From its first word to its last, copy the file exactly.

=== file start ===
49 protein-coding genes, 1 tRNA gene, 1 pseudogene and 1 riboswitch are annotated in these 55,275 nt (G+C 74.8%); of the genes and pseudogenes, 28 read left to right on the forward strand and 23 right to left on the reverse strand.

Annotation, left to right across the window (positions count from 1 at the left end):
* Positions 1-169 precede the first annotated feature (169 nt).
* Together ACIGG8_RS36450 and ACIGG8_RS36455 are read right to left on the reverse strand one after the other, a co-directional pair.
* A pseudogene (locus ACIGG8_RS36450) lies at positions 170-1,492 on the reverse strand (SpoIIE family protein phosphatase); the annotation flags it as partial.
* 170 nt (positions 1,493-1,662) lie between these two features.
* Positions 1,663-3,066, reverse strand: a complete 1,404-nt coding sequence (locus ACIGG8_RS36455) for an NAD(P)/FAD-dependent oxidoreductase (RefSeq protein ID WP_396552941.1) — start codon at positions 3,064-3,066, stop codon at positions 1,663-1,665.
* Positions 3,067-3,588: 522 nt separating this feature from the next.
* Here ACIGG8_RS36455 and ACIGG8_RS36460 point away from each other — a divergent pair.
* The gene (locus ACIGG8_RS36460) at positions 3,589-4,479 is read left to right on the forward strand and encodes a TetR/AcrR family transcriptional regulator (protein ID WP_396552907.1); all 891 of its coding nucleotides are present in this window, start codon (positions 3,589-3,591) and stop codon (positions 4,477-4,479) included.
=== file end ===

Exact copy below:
49 protein-coding genes, 1 tRNA gene, 1 pseudogene and 1 riboswitch are annotated in these 55,275 nt (G+C 74.8%); of the genes and pseudogenes, 28 read left to right on the forward strand and 23 right to left on the reverse strand.

Annotation, left to right across the window (positions count from 1 at the left end):
* Positions 1-169 precede the first annotated feature (169 nt).
* Together ACIGG8_RS36450 and ACIGG8_RS36455 are read right to left on the reverse strand one after the other, a co-directional pair.
* A pseudogene (locus ACIGG8_RS36450) lies at positions 170-1,492 on the reverse strand (SpoIIE family protein phosphatase); the annotation flags it as partial.
* 170 nt (positions 1,493-1,662) lie between these two features.
* Positions 1,663-3,066, reverse strand: a complete 1,404-nt coding sequence (locus ACIGG8_RS36455) for an NAD(P)/FAD-dependent oxidoreductase (RefSeq protein ID WP_396552941.1) — start codon at positions 3,064-3,066, stop codon at positions 1,663-1,665.
* Positions 3,067-3,588: 522 nt separating this feature from the next.
* Here ACIGG8_RS36455 and ACIGG8_RS36460 point away from each other — a divergent pair.
* The gene (locus ACIGG8_RS36460) at positions 3,589-4,479 is read left to right on the forward strand and encodes a TetR/AcrR family transcriptional regulator (protein ID WP_396552907.1); all 891 of its coding nucleotides are present in this window, start codon (positions 3,589-3,591) and stop codon (positions 4,477-4,479) included.